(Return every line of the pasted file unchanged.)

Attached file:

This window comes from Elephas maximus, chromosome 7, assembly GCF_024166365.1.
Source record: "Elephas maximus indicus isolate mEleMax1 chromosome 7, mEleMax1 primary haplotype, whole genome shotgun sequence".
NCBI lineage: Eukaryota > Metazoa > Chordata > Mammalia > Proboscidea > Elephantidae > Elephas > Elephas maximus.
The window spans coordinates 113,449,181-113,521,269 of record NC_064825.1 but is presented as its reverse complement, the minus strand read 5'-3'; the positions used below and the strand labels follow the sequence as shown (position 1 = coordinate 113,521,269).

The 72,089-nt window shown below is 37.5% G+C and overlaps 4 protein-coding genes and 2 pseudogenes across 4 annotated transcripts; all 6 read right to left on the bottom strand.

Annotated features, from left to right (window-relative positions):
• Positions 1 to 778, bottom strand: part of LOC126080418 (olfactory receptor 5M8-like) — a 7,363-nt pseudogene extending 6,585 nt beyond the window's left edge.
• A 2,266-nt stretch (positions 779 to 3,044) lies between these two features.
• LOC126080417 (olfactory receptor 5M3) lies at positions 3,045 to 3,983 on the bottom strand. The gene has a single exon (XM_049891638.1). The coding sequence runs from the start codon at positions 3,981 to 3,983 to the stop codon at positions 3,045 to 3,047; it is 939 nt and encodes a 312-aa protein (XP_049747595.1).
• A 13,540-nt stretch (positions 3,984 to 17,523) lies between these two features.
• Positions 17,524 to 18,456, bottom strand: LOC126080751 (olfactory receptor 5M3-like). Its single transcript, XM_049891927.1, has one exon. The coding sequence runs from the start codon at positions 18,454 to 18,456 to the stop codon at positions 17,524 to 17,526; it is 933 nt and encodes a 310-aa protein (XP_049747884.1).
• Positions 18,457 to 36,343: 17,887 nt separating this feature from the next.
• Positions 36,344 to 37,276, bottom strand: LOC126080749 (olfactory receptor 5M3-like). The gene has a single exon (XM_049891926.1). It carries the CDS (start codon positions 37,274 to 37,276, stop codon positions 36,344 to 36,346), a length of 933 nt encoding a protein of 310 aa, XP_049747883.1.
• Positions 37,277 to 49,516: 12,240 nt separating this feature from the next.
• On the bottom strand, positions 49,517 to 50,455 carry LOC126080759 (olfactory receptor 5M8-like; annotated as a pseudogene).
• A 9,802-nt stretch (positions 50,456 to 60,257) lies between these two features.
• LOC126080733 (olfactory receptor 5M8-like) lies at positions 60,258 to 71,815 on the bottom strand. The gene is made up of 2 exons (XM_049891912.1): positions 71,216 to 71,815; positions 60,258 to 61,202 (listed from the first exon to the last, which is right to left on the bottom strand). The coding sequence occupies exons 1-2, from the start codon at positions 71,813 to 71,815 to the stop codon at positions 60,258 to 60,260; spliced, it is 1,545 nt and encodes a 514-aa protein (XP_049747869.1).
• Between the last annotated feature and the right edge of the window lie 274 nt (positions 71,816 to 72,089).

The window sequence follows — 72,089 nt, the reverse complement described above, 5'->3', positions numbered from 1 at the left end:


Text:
This window comes from Elephas maximus, chromosome 7, assembly GCF_024166365.1.
Source record: "Elephas maximus indicus isolate mEleMax1 chromosome 7, mEleMax1 primary haplotype, whole genome shotgun sequence".
NCBI lineage: Eukaryota > Metazoa > Chordata > Mammalia > Proboscidea > Elephantidae > Elephas > Elephas maximus.
The window spans coordinates 113,449,181-113,521,269 of record NC_064825.1 but is presented as its reverse complement, the minus strand read 5'-3'; the positions used below and the strand labels follow the sequence as shown (position 1 = coordinate 113,521,269).

The 72,089-nt window shown below is 37.5% G+C and overlaps 4 protein-coding genes and 2 pseudogenes across 4 annotated transcripts; all 6 read right to left on the bottom strand.

Annotated features, from left to right (window-relative positions):
• Positions 1 to 778, bottom strand: part of LOC126080418 (olfactory receptor 5M8-like) — a 7,363-nt pseudogene extending 6,585 nt beyond the window's left edge.
• A 2,266-nt stretch (positions 779 to 3,044) lies between these two features.
• LOC126080417 (olfactory receptor 5M3) lies at positions 3,045 to 3,983 on the bottom strand. The gene has a single exon (XM_049891638.1). The coding sequence runs from the start codon at positions 3,981 to 3,983 to the stop codon at positions 3,045 to 3,047; it is 939 nt and encodes a 312-aa protein (XP_049747595.1).
• A 13,540-nt stretch (positions 3,984 to 17,523) lies between these two features.
• Positions 17,524 to 18,456, bottom strand: LOC126080751 (olfactory receptor 5M3-like). Its single transcript, XM_049891927.1, has one exon. The coding sequence runs from the start codon at positions 18,454 to 18,456 to the stop codon at positions 17,524 to 17,526; it is 933 nt and encodes a 310-aa protein (XP_049747884.1).
• Positions 18,457 to 36,343: 17,887 nt separating this feature from the next.
• Positions 36,344 to 37,276, bottom strand: LOC126080749 (olfactory receptor 5M3-like). The gene has a single exon (XM_049891926.1). It carries the CDS (start codon positions 37,274 to 37,276, stop codon positions 36,344 to 36,346), a length of 933 nt encoding a protein of 310 aa, XP_049747883.1.
• Positions 37,277 to 49,516: 12,240 nt separating this feature from the next.
• On the bottom strand, positions 49,517 to 50,455 carry LOC126080759 (olfactory receptor 5M8-like; annotated as a pseudogene).
• A 9,802-nt stretch (positions 50,456 to 60,257) lies between these two features.
• LOC126080733 (olfactory receptor 5M8-like) lies at positions 60,258 to 71,815 on the bottom strand. The gene is made up of 2 exons (XM_049891912.1): positions 71,216 to 71,815; positions 60,258 to 61,202 (listed from the first exon to the last, which is right to left on the bottom strand). The coding sequence occupies exons 1-2, from the start codon at positions 71,813 to 71,815 to the stop codon at positions 60,258 to 60,260; spliced, it is 1,545 nt and encodes a 514-aa protein (XP_049747869.1).
• Between the last annotated feature and the right edge of the window lie 274 nt (positions 71,816 to 72,089).

The window sequence follows — 72,089 nt, the reverse complement described above, 5'->3', positions numbered from 1 at the left end: